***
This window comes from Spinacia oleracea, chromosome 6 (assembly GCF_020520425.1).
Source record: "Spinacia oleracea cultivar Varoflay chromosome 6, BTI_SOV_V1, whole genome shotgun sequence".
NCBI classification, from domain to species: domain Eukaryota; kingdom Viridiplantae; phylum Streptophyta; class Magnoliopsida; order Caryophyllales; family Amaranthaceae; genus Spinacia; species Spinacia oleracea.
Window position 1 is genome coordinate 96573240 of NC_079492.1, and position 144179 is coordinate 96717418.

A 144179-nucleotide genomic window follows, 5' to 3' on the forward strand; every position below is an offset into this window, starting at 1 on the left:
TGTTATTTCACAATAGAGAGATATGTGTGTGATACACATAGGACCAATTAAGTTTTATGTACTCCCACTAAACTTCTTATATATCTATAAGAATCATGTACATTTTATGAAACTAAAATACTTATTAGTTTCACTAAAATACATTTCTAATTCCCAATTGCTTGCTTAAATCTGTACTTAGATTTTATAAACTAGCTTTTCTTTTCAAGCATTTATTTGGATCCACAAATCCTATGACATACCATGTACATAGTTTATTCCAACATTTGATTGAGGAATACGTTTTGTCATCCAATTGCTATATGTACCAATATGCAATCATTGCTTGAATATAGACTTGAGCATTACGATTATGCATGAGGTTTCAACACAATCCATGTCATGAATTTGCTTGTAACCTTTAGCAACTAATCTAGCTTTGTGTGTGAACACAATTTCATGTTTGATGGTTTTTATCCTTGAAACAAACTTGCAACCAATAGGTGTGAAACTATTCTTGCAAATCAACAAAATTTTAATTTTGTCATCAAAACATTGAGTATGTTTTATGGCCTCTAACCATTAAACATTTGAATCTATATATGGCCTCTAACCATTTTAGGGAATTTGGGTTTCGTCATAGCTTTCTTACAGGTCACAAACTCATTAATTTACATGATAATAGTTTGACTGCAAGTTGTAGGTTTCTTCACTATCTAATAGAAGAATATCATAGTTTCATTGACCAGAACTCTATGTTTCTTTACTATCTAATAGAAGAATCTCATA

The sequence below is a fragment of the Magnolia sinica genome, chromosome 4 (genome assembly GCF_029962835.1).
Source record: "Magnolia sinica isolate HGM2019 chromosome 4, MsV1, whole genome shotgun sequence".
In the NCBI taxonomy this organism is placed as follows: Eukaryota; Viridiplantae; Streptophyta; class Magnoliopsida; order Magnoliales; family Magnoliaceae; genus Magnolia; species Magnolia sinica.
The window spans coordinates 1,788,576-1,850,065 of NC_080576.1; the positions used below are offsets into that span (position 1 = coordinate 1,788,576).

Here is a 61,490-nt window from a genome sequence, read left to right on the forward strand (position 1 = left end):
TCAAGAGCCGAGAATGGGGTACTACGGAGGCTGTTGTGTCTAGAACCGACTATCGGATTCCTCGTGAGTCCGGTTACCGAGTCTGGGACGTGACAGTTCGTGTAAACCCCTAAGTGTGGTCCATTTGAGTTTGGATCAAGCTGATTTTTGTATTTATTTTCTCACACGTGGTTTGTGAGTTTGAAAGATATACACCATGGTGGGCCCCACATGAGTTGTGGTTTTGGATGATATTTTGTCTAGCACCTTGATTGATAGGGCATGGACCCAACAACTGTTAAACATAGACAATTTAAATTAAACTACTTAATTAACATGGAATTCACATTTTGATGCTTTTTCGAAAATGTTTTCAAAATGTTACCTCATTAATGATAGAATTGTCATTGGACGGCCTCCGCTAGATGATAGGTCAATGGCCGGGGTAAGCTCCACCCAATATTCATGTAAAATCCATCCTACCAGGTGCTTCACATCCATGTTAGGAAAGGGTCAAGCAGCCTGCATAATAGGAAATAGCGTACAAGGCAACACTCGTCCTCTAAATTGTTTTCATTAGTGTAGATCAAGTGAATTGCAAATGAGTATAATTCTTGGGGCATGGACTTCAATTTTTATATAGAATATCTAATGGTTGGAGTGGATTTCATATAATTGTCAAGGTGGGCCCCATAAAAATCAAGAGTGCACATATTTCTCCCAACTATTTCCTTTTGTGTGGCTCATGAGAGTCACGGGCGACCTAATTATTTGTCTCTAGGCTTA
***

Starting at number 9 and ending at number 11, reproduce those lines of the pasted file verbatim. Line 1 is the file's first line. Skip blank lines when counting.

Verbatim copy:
In the NCBI taxonomy this organism is placed as follows: Eukaryota; Viridiplantae; Streptophyta; class Magnoliopsida; order Magnoliales; family Magnoliaceae; genus Magnolia; species Magnolia sinica.
The window spans coordinates 1,788,576-1,850,065 of NC_080576.1; the positions used below are offsets into that span (position 1 = coordinate 1,788,576).

Here is a 61,490-nt window from a genome sequence, read left to right on the forward strand (position 1 = left end):